I read the web-publication Filmmaker Magazine regularly. They publish each month a VOD-calendar with their picks and I have used…
Revenge of the Electric Car
A sequel to 2006's Who Killed the Electric Car?, director Chris Paine once again looks at electric vehicles. Where in the last film electric cars were dismissed as uneconomical and unreliable, and were under multiple attacks from government, the auto industry, and from energy companies who didn't want them to succeed, this film chronicles, in the light of new changes in technology, the world economy, and the auto industry itself, the race - from both major car companies like Ford and Nissan, and from new rising upstarts like Tesla - to bring a practical consumer EV to market.
At times it seemed like a really long car commercial, but it's a car I'd like to buy. Sometimes things could have been edited better. Namely the Anthony Kiedis excerpts. It almost felt like he was in a different documentary. It seemed like the director didn't know where to put his comments, so he just shoved them in at random places.
All in all it was enjoyable, especially to see the kind of people that make the grand decisions that shape the way we drive. I'd recommend this documentary if you are bored and looking for time to kill, but don't expect too much.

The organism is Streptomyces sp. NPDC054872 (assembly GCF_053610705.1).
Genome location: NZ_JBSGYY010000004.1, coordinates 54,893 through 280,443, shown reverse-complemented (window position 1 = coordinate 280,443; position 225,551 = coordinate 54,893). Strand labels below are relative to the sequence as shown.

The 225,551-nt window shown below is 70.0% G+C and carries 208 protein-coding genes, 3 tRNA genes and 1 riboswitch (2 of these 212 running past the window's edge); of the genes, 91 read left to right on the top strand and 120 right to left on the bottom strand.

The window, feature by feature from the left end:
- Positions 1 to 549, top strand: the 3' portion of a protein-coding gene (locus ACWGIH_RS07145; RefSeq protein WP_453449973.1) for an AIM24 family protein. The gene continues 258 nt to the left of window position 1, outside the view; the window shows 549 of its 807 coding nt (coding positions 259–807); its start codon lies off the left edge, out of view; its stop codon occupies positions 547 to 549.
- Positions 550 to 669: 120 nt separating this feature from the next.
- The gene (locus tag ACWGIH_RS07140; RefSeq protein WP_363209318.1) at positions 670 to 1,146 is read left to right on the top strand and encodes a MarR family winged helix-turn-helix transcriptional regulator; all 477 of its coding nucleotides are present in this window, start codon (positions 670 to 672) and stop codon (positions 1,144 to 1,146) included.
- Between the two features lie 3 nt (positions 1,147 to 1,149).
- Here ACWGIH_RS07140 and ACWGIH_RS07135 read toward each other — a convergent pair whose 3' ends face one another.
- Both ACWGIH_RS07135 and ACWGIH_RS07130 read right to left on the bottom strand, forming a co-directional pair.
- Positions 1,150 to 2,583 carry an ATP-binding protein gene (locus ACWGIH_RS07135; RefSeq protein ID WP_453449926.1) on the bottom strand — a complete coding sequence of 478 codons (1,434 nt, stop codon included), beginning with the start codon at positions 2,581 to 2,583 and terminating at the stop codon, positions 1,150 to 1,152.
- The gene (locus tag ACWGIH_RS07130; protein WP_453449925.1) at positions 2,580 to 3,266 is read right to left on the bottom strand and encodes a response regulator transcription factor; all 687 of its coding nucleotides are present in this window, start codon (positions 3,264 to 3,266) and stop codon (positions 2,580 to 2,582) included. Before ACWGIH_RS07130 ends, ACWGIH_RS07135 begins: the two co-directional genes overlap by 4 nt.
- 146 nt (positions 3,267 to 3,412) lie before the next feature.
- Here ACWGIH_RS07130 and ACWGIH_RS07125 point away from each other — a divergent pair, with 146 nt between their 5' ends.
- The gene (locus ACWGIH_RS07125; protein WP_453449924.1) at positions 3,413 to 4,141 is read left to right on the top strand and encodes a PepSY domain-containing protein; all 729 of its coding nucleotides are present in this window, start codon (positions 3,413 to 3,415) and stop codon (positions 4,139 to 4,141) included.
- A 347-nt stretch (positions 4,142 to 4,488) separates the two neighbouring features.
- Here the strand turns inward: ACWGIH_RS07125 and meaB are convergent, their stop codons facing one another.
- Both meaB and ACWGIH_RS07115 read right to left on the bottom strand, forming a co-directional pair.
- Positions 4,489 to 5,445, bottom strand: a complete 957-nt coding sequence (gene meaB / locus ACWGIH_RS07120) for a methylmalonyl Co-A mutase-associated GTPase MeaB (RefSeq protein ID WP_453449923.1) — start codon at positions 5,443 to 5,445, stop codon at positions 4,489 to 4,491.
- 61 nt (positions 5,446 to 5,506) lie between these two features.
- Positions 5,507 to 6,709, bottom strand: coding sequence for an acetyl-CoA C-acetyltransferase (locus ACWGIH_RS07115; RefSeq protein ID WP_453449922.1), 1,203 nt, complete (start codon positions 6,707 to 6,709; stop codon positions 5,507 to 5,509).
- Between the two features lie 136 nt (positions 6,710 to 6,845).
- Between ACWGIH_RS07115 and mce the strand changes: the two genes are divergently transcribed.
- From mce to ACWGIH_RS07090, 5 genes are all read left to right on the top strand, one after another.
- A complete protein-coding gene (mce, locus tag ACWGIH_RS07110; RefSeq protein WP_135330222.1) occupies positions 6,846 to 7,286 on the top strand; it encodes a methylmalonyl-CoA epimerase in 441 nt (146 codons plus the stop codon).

I’m not a car guy. I don’t like them. I wish I didn’t have to have one. They’re wastes of money, wastes of time and wastes of energy once they hit the age where all you do is worry about how much longer they’ll last. Plus, they’re gross and a huge reason why our planet is slowly dying. I’d love nothing more than to move into a city and just hop on a subway or walk to wherever it is I need to be, never having to worry about being a car owner ever again.
After I saw Who Killed the Electric Car? I was sad and angry that something so objectively great was destroyed just because it didn’t make…
I get the feeling that the co-operation from General Motors on this film is entirely due to them realizing what a PR disaster "Who Killed The Electric Car?" was. It's what was edited out that I'd like to see, oh to be there when the cameras weren't running!
The film is shot beautifully and you really get drawn into the story to the point where you almost forget you're watching a documentary. Of course we all want a cleaner, better mode of transportation so you're cheering everyone on from the outset, from the garage enthusiast to the Silicon Valley startup, you even feel for the big corporates - GM and Nissan.
Only history will tell us how this one ends.
Less a look into the social and industrial machinery than the first movie (WHO KILLED THE ELECTRIC CAR?) was than a series of profiles of the men are attempting to revive the vehicle. In that way, I think it loses some of the urgency of its predecessor. Some of the biographical minutiae included feels relatively useless and out of place.